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Veni, Verdi, Vici: Opera Qld pays homage to one of Italy's greats


In a premiere work, and one of Opera Queensland’s last performances before 2022’s announcements begin, the company will join forces with the Queensland Symphony Orchestra in tribute to one of history’s most revered composers, Giuseppe Verdi.

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VERDI is a celebration of one of the world’s most revered composers, using the full force of Opera Queensland’s talent supported by 50 Opera Queensland Chorus singers and the Queensland Symphony Orchestra (QSO)

Led by QSO conductor Johannes Fritzsch will be sopranos Eva Kong, Sofia Troncoso and Rebecca Cassidy, mezzo-soprano Hayley Sugars, baritone José Carbó, tenors Rosario La Spina and Virgilio Marino and bass-baritone Timothy Newton.

Rosario La Spina, a tenor with Opera Queensland who is used to performing Verdi’s repertoire, said the works are some of the most technically demanding.

The concert will include some of the composer’s most renowned works such as La traviata, Macbeth, Il trovatore, Rigoletto, Don Carlo, Nabucco, La forza del destino (The Force of Destiny), Otello, Falstaff and Aida.

“I find his music to be beyond incredible. It’s exciting, it has passion, it’s fiery when it has to be and he wrote so well for the human voice and for every voice type.

“He also puts a lot of demands on the singer. Verdi and Mozart I would say are the two most difficult composers to sing, they are technically the most difficult.”

La Spina was a brick layer before he was an opera singer, suffering an injury in his early twenties that allowed him the time to pursue opera as a career.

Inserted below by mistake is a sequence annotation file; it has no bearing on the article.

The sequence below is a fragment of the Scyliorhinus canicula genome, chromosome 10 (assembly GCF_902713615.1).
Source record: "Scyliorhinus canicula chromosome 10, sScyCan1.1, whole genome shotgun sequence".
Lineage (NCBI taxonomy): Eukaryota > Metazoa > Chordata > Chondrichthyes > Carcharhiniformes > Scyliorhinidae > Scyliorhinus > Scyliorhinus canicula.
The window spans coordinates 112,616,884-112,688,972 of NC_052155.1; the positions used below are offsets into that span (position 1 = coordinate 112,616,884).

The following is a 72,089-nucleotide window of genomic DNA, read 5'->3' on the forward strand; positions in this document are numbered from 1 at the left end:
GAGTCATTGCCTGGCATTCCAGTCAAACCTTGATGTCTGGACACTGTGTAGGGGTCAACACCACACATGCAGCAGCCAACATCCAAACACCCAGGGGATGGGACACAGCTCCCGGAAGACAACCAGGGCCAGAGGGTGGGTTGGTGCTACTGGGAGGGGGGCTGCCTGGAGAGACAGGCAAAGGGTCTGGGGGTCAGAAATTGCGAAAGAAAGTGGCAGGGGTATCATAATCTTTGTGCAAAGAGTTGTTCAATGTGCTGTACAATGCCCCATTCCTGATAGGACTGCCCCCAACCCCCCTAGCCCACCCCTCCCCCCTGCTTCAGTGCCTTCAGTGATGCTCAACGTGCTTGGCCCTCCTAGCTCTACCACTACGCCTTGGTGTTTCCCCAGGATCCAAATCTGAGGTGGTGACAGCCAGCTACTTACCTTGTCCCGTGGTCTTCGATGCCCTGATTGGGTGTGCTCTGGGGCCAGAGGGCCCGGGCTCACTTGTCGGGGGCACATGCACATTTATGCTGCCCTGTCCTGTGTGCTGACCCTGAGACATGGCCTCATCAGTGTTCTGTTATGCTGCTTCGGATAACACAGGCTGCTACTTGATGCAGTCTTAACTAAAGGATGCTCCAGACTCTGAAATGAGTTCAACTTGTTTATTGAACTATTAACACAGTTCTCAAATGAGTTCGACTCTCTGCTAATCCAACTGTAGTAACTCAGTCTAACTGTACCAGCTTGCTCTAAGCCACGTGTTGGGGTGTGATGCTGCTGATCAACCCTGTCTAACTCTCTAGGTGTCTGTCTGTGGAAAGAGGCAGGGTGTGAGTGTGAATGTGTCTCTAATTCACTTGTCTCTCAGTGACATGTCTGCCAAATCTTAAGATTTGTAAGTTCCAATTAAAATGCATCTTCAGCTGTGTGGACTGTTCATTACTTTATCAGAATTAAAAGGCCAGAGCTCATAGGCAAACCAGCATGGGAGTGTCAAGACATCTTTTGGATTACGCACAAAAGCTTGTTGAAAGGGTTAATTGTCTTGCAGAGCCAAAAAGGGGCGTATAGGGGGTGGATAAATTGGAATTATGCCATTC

“I was working as a brickie, and my sister kept telling me I should get back to singing, until I suffered a nasty accident where I cut my arm pretty badly.

“The accident gave me time to think about it, so I went for a few lessons so that my sister would stop annoying me, and waited for them to tell me I was no good.

“Then one thing led to another and I was at the Griffith Conservatorium of Music and away we go from there.

“Singing and bricklaying are similar in that they are both very physical, at the end of a three hour show you know you’ve earned your day’s pay, and brick laying was the same.”

Opera Queensland’s Verdi opens at QPAC on 20 November (Image: Supplied)

La Spina, who is of Sicilian descent, said that the virtues of Verdi was the great patriotism that inspired many of his works.

“I’d say he’s a great patriot. Back in the day, they used his music as a patriotic cry for the country because it has a march type-feel which is very uplifting.”

The performance will be supported by almost 50 members of the Opera Queensland Chorus as well as orchestral backing by the Queensland Symphony Orchestra (QSO) led by Principal Conductor Johannes Fritzsch.

“One thing we’re very fortunate to have in Queensland is the Queensland Symphony Orchestra. They are one of the best orchestras in the world, and I’ve sung with a lot of orchestras around the world,” said La Spina.

“They are passionate people and they always give 110 per cent. We are very fortunate to have such a fantastic Symphony Orchestra.

“They are great players, you can see the intensity they play with. When I listen to them rehearse the result is these beautiful colours emerge where the players are individually great but so in sync.

“Johannes [Fritzsch] is a wonderful man and a very knowledgeable man, you’re always in good hands with him and he runs a very tight ship.”

Opera Queensland Chief Executive and Artistic Director Patrick Nolan said VERDI was an extravaganza to celebrate one of opera’s most revered and respected composers.

“How better to pay homage to Giuseppe Verdi than with a glorious, full-scale production featuring some of Australia’s finest opera singers, a powerful chorus and the might and majesty of the QSO, led by Johannes Fritzsch. Viva Verdi!”

VERDI will run across two performances on Saturday 20 November at QPAC’s Concert Hall.  

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